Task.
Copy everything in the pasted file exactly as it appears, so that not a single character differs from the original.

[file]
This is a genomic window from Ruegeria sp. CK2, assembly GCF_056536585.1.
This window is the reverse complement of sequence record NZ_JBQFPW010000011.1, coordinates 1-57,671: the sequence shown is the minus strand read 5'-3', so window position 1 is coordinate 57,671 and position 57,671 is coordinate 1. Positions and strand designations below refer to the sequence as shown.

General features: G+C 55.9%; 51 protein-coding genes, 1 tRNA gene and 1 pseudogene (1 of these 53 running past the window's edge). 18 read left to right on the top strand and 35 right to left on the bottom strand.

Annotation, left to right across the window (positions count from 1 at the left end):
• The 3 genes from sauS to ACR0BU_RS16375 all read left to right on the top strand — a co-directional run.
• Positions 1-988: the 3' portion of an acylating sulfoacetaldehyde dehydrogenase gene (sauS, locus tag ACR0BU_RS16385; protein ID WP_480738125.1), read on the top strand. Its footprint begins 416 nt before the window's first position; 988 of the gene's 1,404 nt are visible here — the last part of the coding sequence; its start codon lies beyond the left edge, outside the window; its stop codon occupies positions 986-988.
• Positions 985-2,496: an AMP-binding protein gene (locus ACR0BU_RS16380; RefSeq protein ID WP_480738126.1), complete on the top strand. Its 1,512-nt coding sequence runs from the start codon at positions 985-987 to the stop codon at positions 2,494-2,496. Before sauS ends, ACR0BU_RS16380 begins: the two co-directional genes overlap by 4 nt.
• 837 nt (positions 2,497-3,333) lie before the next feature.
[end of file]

This is a genomic window from Ruegeria sp. CK2, assembly GCF_056536585.1.
This window is the reverse complement of sequence record NZ_JBQFPW010000011.1, coordinates 1-57,671: the sequence shown is the minus strand read 5'-3', so window position 1 is coordinate 57,671 and position 57,671 is coordinate 1. Positions and strand designations below refer to the sequence as shown.

General features: G+C 55.9%; 51 protein-coding genes, 1 tRNA gene and 1 pseudogene (1 of these 53 running past the window's edge). 18 read left to right on the top strand and 35 right to left on the bottom strand.

Annotation, left to right across the window (positions count from 1 at the left end):
• The 3 genes from sauS to ACR0BU_RS16375 all read left to right on the top strand — a co-directional run.
• Positions 1-988: the 3' portion of an acylating sulfoacetaldehyde dehydrogenase gene (sauS, locus tag ACR0BU_RS16385; protein ID WP_480738125.1), read on the top strand. Its footprint begins 416 nt before the window's first position; 988 of the gene's 1,404 nt are visible here — the last part of the coding sequence; its start codon lies beyond the left edge, outside the window; its stop codon occupies positions 986-988.
• Positions 985-2,496: an AMP-binding protein gene (locus ACR0BU_RS16380; RefSeq protein ID WP_480738126.1), complete on the top strand. Its 1,512-nt coding sequence runs from the start codon at positions 985-987 to the stop codon at positions 2,494-2,496. Before sauS ends, ACR0BU_RS16380 begins: the two co-directional genes overlap by 4 nt.
• 837 nt (positions 2,497-3,333) lie before the next feature.